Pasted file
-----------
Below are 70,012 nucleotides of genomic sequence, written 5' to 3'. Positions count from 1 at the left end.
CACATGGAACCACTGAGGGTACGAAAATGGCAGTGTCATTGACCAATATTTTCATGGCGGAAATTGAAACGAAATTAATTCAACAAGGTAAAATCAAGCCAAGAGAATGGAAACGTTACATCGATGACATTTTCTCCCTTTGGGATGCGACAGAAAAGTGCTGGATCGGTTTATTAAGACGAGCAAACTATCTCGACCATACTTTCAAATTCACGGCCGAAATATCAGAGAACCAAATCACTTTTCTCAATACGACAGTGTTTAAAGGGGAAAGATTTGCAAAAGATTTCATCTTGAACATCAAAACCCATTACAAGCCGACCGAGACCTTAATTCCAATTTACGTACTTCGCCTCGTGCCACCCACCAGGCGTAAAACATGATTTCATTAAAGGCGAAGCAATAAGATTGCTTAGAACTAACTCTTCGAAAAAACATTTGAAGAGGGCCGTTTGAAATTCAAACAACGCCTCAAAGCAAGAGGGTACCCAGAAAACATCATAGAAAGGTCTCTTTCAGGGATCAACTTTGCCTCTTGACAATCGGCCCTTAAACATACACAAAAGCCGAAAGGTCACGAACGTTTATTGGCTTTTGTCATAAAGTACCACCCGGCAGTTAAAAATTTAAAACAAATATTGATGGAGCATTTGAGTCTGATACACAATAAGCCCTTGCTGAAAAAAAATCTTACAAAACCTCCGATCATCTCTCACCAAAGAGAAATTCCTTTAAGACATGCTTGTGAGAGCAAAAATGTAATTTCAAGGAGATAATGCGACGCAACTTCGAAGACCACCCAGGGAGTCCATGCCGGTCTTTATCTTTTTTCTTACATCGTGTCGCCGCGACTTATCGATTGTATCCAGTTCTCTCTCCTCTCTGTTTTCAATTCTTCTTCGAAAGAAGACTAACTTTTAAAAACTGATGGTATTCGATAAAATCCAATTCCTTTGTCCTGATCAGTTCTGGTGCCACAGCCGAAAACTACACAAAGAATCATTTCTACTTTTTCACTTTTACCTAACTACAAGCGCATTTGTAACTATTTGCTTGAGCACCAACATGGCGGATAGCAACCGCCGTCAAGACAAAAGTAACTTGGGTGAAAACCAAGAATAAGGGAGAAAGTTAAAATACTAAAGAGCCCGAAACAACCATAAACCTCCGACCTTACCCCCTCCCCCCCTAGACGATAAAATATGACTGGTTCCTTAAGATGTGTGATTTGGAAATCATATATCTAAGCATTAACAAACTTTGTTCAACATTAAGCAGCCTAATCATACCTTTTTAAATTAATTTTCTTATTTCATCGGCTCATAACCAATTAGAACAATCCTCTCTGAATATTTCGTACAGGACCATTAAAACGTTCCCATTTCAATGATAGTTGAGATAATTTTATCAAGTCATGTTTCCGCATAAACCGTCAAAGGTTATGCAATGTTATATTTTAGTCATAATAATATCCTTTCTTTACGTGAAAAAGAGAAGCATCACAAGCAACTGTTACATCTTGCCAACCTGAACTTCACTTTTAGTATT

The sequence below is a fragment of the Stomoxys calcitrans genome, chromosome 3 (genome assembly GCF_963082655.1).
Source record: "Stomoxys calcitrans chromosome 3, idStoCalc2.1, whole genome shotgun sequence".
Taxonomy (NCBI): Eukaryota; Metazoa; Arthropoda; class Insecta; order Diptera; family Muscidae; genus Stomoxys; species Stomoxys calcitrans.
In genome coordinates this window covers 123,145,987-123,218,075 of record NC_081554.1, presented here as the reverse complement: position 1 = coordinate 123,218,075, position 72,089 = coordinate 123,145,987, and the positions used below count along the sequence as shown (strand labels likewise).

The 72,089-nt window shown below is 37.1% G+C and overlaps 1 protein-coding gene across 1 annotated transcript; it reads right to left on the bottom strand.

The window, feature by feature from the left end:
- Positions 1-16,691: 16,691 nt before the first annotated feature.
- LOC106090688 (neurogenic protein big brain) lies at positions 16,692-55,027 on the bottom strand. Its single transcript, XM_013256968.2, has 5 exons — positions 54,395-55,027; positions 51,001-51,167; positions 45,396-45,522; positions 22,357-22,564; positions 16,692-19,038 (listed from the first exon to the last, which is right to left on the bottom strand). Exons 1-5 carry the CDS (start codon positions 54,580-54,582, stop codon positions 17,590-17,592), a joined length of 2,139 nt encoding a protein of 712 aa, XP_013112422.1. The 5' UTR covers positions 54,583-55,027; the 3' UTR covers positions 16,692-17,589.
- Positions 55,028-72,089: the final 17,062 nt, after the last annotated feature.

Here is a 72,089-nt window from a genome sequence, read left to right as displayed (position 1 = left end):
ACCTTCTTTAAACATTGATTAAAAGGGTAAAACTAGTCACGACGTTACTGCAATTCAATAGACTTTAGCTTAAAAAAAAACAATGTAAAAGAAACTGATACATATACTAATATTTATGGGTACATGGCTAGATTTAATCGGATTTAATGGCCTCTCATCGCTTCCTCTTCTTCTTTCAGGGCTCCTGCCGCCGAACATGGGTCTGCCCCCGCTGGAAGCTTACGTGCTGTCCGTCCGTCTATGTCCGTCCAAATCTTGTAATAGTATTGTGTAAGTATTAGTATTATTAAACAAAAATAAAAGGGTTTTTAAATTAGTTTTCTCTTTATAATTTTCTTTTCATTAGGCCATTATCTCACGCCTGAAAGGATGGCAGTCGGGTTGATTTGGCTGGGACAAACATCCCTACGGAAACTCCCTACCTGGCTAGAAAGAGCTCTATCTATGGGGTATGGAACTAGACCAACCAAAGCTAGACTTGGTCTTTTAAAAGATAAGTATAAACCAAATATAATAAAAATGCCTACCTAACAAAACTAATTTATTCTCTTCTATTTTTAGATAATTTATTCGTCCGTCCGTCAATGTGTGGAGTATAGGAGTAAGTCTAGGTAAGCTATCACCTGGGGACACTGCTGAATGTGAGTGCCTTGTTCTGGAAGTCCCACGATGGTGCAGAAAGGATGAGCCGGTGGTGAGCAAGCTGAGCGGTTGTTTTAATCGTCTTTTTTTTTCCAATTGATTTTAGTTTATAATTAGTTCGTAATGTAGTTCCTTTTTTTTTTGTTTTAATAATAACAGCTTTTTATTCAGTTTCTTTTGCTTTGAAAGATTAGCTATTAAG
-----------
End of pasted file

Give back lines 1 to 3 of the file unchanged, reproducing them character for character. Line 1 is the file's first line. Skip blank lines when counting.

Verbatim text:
Below are 70,012 nucleotides of genomic sequence, written 5' to 3'. Positions count from 1 at the left end.
CACATGGAACCACTGAGGGTACGAAAATGGCAGTGTCATTGACCAATATTTTCATGGCGGAAATTGAAACGAAATTAATTCAACAAGGTAAAATCAAGCCAAGAGAATGGAAACGTTACATCGATGACATTTTCTCCCTTTGGGATGCGACAGAAAAGTGCTGGATCGGTTTATTAAGACGAGCAAACTATCTCGACCATACTTTCAAATTCACGGCCGAAATATCAGAGAACCAAATCACTTTTCTCAATACGACAGTGTTTAAAGGGGAAAGATTTGCAAAAGATTTCATCTTGAACATCAAAACCCATTACAAGCCGACCGAGACCTTAATTCCAATTTACGTACTTCGCCTCGTGCCACCCACCAGGCGTAAAACATGATTTCATTAAAGGCGAAGCAATAAGATTGCTTAGAACTAACTCTTCGAAAAAACATTTGAAGAGGGCCGTTTGAAATTCAAACAACGCCTCAAAGCAAGAGGGTACCCAGAAAACATCATAGAAAGGTCTCTTTCAGGGATCAACTTTGCCTCTTGACAATCGGCCCTTAAACATACACAAAAGCCGAAAGGTCACGAACGTTTATTGGCTTTTGTCATAAAGTACCACCCGGCAGTTAAAAATTTAAAACAAATATTGATGGAGCATTTGAGTCTGATACACAATAAGCCCTTGCTGAAAAAAAATCTTACAAAACCTCCGATCATCTCTCACCAAAGAGAAATTCCTTTAAGACATGCTTGTGAGAGCAAAAATGTAATTTCAAGGAGATAATGCGACGCAACTTCGAAGACCACCCAGGGAGTCCATGCCGGTCTTTATCTTTTTTCTTACATCGTGTCGCCGCGACTTATCGATTGTATCCAGTTCTCTCTCCTCTCTGTTTTCAATTCTTCTTCGAAAGAAGACTAACTTTTAAAAACTGATGGTATTCGATAAAATCCAATTCCTTTGTCCTGATCAGTTCTGGTGCCACAGCCGAAAACTACACAAAGAATCATTTCTACTTTTTCACTTTTACCTAACTACAAGCGCATTTGTAACTATTTGCTTGAGCACCAACATGGCGGATAGCAACCGCCGTCAAGACAAAAGTAACTTGGGTGAAAACCAAGAATAAGGGAGAAAGTTAAAATACTAAAGAGCCCGAAACAACCATAAACCTCCGACCTTACCCCCTCCCCCCCTAGACGATAAAATATGACTGGTTCCTTAAGATGTGTGATTTGGAAATCATATATCTAAGCATTAACAAACTTTGTTCAACATTAAGCAGCCTAATCATACCTTTTTAAATTAATTTTCTTATTTCATCGGCTCATAACCAATTAGAACAATCCTCTCTGAATATTTCGTACAGGACCATTAAAACGTTCCCATTTCAATGATAGTTGAGATAATTTTATCAAGTCATGTTTCCGCATAAACCGTCAAAGGTTATGCAATGTTATATTTTAGTCATAATAATATCCTTTCTTTACGTGAAAAAGAGAAGCATCACAAGCAACTGTTACATCTTGCCAACCTGAACTTCACTTTTAGTATT

The sequence below is a fragment of the Stomoxys calcitrans genome, chromosome 3 (genome assembly GCF_963082655.1).